The original title for Come and See was, in fact, “Kill Hitler,” as in, per Klimov, to “kill a Hitler within yourself,” to recognize and excise one’s inner demons. While that inclusive, rather personal proposition of correlative evil remains prescient, the film’s eventual designation is likewise apropos for its broader implications and its allegorical scope: as taken from the New Testament Book of Revelation, “And when he had opened the fourth seal, I heard the voice of the fourth beast say, Come and see! And I looked, and behold a pale horse: and his name that sat on him was Death, and Hell followed with him.” Come and See would be Klimov’s final film, the director, only 52 to at the time, asserting he simply “lost interest in making films.” Everything that was possible, he said, he felt he had already done. It’s true, Come and See is a grueling masterwork that must surely have been an exhausting experience for all involved. Real bullets were used for certain scenes, Klimov supposedly planned to hypnotize the 13-year-old Kravchenko so as not to forever traumatize the boy, and by his own account, Kravchenko concluded the production with prematurely graying hair. Klimov even stated that ambulances took distressed viewers away from screenings in Russia and Hungary. So, while there is the often-stated contention that one can’t really create an anti-war film (usually credited to François Truffaut, the argument’s case is based on war’s inherent action and excitement), if this avowal does remain true, surely Come and See comes as close as any to contesting the reception of cinematic warfare.  
There is, by film’s end, no sense of affirming triumph nor even that of ultimate defeat, though its closing statement—“628 Belorussian villages were destroyed, along with all their inhabitants”—certainly evokes a poignant, extremely disheartening truth to the matter. Come and See cuts deeper, though, breaching superficial divisions of national or political strife and fervently canvassing a wide range of repercussions. In an arduous series of events, through its delineation of genocidal devastation, uncanny desperation, and utter helplessness, Klimov’s film proves largely unparalleled in the genre. In its concluding sequence, conveyed through Karvchenko’s performance and a spectacular deployment of striking historical imagery, one can virtually feel the director’s anger and his own private affliction. Gun now firmly in hand, Florya shoots a framed, waterlogged portrait of Hitler, at times aiming his rifle directly at the camera. The salvo sets off a montage of documentary footage, reversed to follow the backward progress of World War II’s atrocities and its acceleration. The apocalyptic tableau settles with the image of Hitler as a baby, sitting on his mother’s lap. What arises is the disturbing concept that such evil had its seemingly innocuous origins in a child, a conceivable innocent not unlike Florya himself. But there is also, in the inverted chronicle, an ultimately vacant implication of possibility, because there is no going back; there is only the illustration of how such barbarity was actually able to unfurl. What occurred in the years leading up to and throughout World War II did happen, and as compelling as Come and See is, the film itself seems to acknowledge that it scarcely scratches the surface.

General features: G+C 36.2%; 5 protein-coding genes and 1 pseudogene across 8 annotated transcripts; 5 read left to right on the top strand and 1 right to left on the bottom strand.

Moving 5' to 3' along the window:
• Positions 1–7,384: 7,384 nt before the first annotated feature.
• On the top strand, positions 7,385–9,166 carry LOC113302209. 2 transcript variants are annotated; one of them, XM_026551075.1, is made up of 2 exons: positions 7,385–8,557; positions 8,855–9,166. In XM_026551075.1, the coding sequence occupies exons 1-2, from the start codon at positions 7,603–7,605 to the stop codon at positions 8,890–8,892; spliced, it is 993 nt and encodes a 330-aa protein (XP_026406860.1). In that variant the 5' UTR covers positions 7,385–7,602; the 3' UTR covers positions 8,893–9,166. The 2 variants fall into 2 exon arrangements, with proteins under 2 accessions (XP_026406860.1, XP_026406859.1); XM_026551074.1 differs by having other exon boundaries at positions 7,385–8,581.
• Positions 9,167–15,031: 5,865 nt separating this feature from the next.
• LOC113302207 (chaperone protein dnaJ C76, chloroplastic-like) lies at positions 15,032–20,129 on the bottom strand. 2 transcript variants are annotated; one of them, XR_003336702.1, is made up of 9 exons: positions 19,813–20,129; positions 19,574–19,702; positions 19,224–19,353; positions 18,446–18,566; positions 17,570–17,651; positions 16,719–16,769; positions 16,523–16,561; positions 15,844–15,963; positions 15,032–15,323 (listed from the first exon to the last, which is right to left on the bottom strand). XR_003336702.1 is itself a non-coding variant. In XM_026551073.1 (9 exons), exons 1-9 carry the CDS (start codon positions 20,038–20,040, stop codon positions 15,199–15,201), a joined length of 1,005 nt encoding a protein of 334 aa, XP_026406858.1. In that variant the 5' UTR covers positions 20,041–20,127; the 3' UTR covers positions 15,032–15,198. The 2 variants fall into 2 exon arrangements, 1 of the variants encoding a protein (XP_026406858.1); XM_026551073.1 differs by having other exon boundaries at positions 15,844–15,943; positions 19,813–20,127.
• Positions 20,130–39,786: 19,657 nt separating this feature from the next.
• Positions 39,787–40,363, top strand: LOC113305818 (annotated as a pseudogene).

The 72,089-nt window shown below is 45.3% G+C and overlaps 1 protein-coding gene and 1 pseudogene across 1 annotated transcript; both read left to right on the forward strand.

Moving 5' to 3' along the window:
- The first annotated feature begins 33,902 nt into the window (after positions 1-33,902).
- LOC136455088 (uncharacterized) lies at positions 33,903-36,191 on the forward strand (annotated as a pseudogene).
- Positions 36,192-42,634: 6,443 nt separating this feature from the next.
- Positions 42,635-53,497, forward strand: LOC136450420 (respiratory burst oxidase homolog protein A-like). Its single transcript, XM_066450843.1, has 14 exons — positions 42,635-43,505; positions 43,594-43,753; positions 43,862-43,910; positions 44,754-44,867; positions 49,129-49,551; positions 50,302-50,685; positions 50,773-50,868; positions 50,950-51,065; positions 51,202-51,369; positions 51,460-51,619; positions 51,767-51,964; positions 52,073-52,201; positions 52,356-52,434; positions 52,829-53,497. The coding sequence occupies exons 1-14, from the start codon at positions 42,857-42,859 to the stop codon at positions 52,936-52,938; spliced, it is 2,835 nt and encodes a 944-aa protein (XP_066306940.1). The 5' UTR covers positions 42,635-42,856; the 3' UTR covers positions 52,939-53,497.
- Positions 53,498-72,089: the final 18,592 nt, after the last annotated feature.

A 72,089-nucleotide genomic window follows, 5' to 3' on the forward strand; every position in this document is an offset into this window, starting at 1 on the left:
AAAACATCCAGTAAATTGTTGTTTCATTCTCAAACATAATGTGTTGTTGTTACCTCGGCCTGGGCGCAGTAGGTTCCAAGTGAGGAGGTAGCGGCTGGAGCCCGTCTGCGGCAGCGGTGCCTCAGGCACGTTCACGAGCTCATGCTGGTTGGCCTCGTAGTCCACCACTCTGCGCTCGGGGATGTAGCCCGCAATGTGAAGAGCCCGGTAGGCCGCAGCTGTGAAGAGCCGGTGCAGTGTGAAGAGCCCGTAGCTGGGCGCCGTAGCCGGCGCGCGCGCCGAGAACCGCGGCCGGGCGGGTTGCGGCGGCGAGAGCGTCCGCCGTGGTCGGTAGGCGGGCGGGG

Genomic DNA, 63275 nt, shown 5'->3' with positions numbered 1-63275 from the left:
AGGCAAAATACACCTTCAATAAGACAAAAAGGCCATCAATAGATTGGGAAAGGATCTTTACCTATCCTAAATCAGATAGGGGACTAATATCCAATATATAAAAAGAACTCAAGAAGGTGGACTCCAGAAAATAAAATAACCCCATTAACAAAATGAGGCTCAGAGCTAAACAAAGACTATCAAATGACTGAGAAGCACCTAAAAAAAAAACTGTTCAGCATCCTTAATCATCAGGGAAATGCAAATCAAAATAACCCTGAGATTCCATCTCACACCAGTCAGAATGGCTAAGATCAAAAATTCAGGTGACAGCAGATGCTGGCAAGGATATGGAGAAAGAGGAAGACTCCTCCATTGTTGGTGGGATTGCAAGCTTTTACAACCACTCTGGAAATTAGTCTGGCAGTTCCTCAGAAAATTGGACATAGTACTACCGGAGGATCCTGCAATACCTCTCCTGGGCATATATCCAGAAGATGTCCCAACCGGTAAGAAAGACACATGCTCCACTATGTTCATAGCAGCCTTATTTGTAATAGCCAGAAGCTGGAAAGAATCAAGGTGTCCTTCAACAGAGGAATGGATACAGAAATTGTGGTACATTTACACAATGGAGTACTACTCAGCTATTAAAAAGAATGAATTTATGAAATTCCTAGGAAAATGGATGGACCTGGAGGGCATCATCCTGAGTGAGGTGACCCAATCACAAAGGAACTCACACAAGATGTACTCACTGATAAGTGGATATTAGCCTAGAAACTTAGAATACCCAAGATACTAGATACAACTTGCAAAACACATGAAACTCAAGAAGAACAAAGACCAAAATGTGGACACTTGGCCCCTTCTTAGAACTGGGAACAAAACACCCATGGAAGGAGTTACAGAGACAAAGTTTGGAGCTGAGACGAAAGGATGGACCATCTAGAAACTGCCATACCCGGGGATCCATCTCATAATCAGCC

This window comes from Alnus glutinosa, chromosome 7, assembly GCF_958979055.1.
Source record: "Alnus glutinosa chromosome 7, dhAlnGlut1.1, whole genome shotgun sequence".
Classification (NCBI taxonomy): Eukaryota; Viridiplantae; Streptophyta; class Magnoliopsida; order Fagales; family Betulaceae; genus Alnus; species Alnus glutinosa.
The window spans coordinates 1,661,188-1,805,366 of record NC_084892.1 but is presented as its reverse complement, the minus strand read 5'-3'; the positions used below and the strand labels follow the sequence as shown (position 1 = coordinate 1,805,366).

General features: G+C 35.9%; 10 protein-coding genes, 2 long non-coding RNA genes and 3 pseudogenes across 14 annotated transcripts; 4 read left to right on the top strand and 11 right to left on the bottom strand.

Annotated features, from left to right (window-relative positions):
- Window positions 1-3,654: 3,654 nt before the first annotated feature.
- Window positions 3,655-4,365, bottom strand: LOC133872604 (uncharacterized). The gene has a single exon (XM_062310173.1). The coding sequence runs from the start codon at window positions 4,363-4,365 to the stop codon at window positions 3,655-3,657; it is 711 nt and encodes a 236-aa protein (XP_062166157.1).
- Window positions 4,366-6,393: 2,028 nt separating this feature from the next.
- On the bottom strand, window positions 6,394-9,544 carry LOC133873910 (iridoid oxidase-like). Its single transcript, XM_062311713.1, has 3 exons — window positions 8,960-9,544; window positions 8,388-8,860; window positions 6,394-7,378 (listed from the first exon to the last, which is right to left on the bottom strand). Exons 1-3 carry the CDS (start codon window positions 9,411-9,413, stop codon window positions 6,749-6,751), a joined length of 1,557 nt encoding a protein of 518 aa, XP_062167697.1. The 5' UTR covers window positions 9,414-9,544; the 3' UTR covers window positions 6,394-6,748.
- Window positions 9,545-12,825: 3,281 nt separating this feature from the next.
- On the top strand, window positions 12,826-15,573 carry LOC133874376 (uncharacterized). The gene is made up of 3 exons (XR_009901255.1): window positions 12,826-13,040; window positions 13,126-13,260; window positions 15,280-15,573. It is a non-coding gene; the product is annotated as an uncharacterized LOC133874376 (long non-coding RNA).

Elem Klimov's Come and See is showing February 21 - March 3, 2020 at New York's Film Forum in a new restoration.

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Elem KlimovAleksei KarvchenkoOlga MironovaAles Adamovich